I feel like anyone who plays video games on campus will understand what I'm about to say next: our wireless connection is not ideal. It makes my gameplay lag, and sometimes it simply quits and I am disconnected from the game for minutes at a time. Even though I'm…not very good, I'm going to say that this is still a disadvantage to my team. So, it's best to use an Ethernet cord (plugged into the wall) for a stronger connection.

This is the story of how I trained Maui to plug in an Ethernet cord.

… Just kidding. She couldn't do that. "She doesn't even have thumbs, Focker!" (Meet the Parents reference, not misspelled profanity.)

The spot where I plug into the wall is across the room, underneath my kitchen table, which is a couple feet away from the foot of my bed. When I'm not using the cord, I leave it in a pile underneath the table. I had forgotten to ask my personal assistant to plug it into my laptop before she left for the night.

Again, I tried pointing and telling Maui to "take it" to no avail, even though she has picked it up for me before when I was not in bed and could clearly point to it. But, it was late and I had woken her up, so she stood in the middle of the room, blinking groggily, and eventually panting in frustration, having brought me everything else she could find on the floor (a pen, a piece of paper, etc.). Plus, she just isn't used to bringing me cords. Sometimes I wonder if she has a hard time seeing them because they kind of blend into the carpet.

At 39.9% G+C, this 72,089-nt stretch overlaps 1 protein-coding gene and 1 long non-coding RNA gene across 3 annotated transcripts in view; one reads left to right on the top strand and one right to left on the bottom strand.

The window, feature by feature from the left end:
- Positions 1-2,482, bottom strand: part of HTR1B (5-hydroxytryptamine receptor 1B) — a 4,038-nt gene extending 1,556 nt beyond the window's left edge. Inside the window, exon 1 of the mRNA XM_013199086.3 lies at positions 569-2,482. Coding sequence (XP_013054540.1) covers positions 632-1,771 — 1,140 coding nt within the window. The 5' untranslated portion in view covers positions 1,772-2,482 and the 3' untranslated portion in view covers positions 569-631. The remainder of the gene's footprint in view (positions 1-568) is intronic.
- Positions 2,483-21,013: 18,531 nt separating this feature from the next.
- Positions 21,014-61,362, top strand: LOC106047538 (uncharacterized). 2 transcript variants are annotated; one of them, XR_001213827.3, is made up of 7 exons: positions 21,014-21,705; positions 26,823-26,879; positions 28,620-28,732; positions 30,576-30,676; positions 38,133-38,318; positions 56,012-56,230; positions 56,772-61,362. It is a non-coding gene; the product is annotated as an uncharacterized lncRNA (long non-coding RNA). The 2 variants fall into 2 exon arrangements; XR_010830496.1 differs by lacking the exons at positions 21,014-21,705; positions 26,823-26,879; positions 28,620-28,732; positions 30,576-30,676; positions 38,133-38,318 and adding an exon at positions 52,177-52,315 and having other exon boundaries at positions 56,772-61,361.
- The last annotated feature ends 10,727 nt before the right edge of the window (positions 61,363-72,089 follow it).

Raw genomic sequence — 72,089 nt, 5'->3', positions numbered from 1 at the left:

Recalling my success with the remote control, I switched tactics.

"Maui?" She looked at me as if to say, "Unless you tell me to lie down, I refuse."

"Go get your ball!" I said excitedly.

What? I was not expecting that… well, okay, I can do that.

She walked into the kitchen area and retrieved her ball, tail wagging slightly this time. She brought me the ball, and I tossed it under the table. "Go get it!" She ran toward it, and it emitted a noisy squeak as she pounced on it.

She jumped onto the bed and I went crazy with excitement. It was contagious, and as she began to lick my face she was probably wondering why I was getting so excited over this ball that she brings me all the time. Then, I lowered the boom.

"Maui, off." She reluctantly jumped off the bed and waited for my next instructions. I gestured toward the place the ball had landed earlier, which was right next to the cord. "Go get it!" I said, as if this was just as exciting as retrieving the ball. I did not expect this to work. It was a last-ditch effort, I knew I was pushing her limits, and there was no evidence to suggest she even knew there was something under the table. As soon as she put her nose down near the cord, I said, "Yes! That's it! Take it!"